So now we’ve got a background in both the comedy and horror genres, let’s look at the midsection of the Venn diagram. How do these elements typically combine into something both hilarious and terrifying? Let’s break down the key ways that comedy and horror typically overlap.
One of the most common ways to write a comedy horror movie is to parody the abundance of tropes from the horror genre.
As mentioned earlier, parody is the imitation of the style of a particular writer, artist or genre with deliberate exaggeration for comic effect.
Especially when we watch old horror movies now, it is laughable how stupid some of the characters are; their willingness to walk off into dark rooms alone, for example. It’s only natural that a sub-genre was born out of this simple idea.
Let’s consider Scary Movie.
- It’s a parody of slasher movies. Most of the plot pokes fun at Scream as the film centres on figuring out the identity of a killer in a Ghostface mask.
- But Scary Movie also pokes fun at The Exorcist, The Shining, The Blair Witch Project and a host of other classic horror movies.
In parody comedy horror movies, the constant reminders that we are watching a film give the audience permission to laugh at their fears.
So if you’re interested in writing a horror parody, watch your favourite horror films – which moments do you see often and which moments make you want to laugh rather than cry? These are the moments to extract humor from. Tired methods of trying to scare audiences instead become moments to make them laugh.
Moreover, this method is also a potential way to claw back some of that initial intended horror. By using a trope for comedy instead of horror you subvert it and consequently lure the audience into a false sense of security, thus making them vulnerable to a scare.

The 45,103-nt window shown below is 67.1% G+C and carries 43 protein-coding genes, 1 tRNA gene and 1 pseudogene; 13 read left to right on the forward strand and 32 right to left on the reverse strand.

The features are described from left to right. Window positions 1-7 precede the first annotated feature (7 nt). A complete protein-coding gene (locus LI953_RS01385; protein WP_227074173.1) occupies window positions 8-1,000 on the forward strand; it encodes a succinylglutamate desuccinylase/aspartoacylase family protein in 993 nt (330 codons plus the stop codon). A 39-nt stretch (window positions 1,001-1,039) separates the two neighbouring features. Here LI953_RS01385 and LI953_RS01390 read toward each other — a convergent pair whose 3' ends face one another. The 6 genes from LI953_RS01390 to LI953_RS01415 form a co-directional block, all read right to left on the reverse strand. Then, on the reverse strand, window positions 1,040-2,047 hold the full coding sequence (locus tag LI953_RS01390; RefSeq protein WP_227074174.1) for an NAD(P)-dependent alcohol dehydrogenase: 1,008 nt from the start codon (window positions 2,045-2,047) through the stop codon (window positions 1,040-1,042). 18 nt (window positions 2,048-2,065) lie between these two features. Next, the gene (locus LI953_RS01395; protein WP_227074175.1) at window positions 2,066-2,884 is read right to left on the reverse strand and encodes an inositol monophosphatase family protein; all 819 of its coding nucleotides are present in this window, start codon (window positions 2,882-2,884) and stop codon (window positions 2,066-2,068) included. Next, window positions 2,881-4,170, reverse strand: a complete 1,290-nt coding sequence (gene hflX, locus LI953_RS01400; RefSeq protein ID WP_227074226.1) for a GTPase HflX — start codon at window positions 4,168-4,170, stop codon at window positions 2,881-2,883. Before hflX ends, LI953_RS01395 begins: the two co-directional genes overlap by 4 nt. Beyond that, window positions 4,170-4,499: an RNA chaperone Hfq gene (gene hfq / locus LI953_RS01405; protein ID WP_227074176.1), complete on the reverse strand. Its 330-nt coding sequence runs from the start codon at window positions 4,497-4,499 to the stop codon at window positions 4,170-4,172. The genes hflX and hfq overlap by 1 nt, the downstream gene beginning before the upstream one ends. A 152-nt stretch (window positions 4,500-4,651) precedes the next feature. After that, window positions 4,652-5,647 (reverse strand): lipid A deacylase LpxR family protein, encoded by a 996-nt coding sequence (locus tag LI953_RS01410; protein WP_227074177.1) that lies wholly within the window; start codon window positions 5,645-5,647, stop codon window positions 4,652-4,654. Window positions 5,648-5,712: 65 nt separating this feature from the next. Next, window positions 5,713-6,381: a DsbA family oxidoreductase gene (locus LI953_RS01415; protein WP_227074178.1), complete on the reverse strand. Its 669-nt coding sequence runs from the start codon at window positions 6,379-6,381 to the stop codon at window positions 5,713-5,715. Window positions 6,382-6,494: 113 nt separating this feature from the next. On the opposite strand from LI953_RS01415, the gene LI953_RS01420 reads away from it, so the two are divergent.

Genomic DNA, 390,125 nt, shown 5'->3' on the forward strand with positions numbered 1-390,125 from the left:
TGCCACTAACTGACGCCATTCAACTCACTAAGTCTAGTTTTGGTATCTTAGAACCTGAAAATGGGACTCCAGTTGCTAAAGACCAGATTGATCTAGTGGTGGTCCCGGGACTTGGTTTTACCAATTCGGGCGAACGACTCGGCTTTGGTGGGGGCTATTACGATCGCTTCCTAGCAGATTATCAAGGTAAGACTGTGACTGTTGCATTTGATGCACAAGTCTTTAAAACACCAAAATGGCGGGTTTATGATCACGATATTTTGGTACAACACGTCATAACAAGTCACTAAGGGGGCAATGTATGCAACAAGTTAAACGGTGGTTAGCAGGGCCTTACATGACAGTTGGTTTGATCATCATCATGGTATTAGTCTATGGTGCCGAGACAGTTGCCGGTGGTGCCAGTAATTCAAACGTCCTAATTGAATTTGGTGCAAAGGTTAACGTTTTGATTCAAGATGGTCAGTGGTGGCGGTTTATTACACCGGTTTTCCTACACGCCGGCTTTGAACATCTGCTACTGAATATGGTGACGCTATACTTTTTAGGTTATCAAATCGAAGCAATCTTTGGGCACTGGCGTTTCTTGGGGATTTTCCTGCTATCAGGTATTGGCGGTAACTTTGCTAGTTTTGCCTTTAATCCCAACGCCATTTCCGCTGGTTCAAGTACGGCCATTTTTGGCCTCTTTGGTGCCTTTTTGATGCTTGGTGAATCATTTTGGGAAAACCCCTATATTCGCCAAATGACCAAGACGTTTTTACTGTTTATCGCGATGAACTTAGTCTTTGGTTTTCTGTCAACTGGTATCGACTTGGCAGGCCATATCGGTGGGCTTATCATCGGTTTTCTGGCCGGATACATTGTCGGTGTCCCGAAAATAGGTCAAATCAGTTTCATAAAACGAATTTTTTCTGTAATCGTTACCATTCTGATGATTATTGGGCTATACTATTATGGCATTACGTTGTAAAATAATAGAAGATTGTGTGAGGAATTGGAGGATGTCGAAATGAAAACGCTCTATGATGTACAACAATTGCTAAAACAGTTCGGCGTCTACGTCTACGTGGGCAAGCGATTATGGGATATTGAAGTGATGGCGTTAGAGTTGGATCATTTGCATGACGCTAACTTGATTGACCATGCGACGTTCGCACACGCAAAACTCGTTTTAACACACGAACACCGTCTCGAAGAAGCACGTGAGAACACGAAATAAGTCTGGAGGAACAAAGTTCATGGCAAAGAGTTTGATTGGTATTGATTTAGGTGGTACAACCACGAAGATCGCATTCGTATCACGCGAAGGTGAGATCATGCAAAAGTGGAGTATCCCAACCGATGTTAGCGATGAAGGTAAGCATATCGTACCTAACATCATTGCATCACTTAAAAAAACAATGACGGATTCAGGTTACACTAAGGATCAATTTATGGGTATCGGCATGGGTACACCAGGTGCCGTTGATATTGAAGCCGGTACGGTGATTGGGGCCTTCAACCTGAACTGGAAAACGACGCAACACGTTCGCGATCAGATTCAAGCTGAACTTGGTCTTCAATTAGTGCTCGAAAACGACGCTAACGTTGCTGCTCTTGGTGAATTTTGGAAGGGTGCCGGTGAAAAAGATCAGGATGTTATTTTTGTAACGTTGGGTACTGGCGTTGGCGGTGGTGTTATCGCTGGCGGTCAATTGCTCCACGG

In contrast, other comedy horror movies find their humor in dark subject matter. Writers of dark comedy know that sometimes the bleakest moments in life are not without their humor. And often laughing at a situation is a way of puncturing its seriousness and its fear. It’s a natural human instinct to burst this bubble, and examples originate from antiquity.
- The phrase “gallows humour”, for instance, originates from the German expression “Galgenhumor”, which describes a person’s cynical last words before being hanged. Yeesh.
- When Oscar Wilde lay on his deathbed, his last reputed words were “Either that wallpaper goes or I do”.
- And at his own execution, murderer William Palmer is said to have seen the trapdoor on the gallows, turned to the hangman and asked “Are you sure it’s safe?”.
You get the point.
These types of comedies don’t usually have happy endings like straight comedies. But it doesn’t matter: the audience knows they are somewhat shielded from their fears via their ability to laugh in the face of such fears.